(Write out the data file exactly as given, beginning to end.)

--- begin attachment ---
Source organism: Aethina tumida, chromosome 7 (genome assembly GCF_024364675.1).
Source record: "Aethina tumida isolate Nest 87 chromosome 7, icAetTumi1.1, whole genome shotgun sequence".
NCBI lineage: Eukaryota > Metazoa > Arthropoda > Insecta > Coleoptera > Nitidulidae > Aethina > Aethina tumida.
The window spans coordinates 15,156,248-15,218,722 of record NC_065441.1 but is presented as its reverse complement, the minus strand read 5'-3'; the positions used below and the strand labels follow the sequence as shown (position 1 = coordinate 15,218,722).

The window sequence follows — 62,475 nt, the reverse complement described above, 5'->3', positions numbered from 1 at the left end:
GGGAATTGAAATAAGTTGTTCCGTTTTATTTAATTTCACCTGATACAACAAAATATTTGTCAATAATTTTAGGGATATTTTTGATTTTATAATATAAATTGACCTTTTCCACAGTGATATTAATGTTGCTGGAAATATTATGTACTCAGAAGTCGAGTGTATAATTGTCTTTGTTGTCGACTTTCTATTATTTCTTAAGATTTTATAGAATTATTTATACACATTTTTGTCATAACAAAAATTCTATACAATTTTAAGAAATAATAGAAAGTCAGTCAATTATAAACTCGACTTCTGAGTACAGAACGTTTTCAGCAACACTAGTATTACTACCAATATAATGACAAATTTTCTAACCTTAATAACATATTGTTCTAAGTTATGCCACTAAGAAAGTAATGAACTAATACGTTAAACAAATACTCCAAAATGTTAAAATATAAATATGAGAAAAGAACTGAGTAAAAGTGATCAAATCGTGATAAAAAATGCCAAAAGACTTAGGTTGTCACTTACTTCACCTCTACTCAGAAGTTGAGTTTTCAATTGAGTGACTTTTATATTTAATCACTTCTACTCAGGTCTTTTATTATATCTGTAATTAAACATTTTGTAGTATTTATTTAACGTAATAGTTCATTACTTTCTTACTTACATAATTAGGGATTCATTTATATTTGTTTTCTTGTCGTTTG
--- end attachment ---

Source organism: Aethina tumida, chromosome 7 (genome assembly GCF_024364675.1).
Source record: "Aethina tumida isolate Nest 87 chromosome 7, icAetTumi1.1, whole genome shotgun sequence".
NCBI lineage: Eukaryota > Metazoa > Arthropoda > Insecta > Coleoptera > Nitidulidae > Aethina > Aethina tumida.
The window spans coordinates 15,156,248-15,218,722 of record NC_065441.1 but is presented as its reverse complement, the minus strand read 5'-3'; the positions used below and the strand labels follow the sequence as shown (position 1 = coordinate 15,218,722).

The window sequence follows — 62,475 nt, the reverse complement described above, 5'->3', positions numbered from 1 at the left end:
GGGAATTGAAATAAGTTGTTCCGTTTTATTTAATTTCACCTGATACAACAAAATATTTGTCAATAATTTTAGGGATATTTTTGATTTTATAATATAAATTGACCTTTTCCACAGTGATATTAATGTTGCTGGAAATATTATGTACTCAGAAGTCGAGTGTATAATTGTCTTTGTTGTCGACTTTCTATTATTTCTTAAGATTTTATAGAATTATTTATACACATTTTTGTCATAACAAAAATTCTATACAATTTTAAGAAATAATAGAAAGTCAGTCAATTATAAACTCGACTTCTGAGTACAGAACGTTTTCAGCAACACTAGTATTACTACCAATATAATGACAAATTTTCTAACCTTAATAACATATTGTTCTAAGTTATGCCACTAAGAAAGTAATGAACTAATACGTTAAACAAATACTCCAAAATGTTAAAATATAAATATGAGAAAAGAACTGAGTAAAAGTGATCAAATCGTGATAAAAAATGCCAAAAGACTTAGGTTGTCACTTACTTCACCTCTACTCAGAAGTTGAGTTTTCAATTGAGTGACTTTTATATTTAATCACTTCTACTCAGGTCTTTTATTATATCTGTAATTAAACATTTTGTAGTATTTATTTAACGTAATAGTTCATTACTTTCTTACTTACATAATTAGGGATTCATTTATATTTGTTTTCTTGTCGTTTG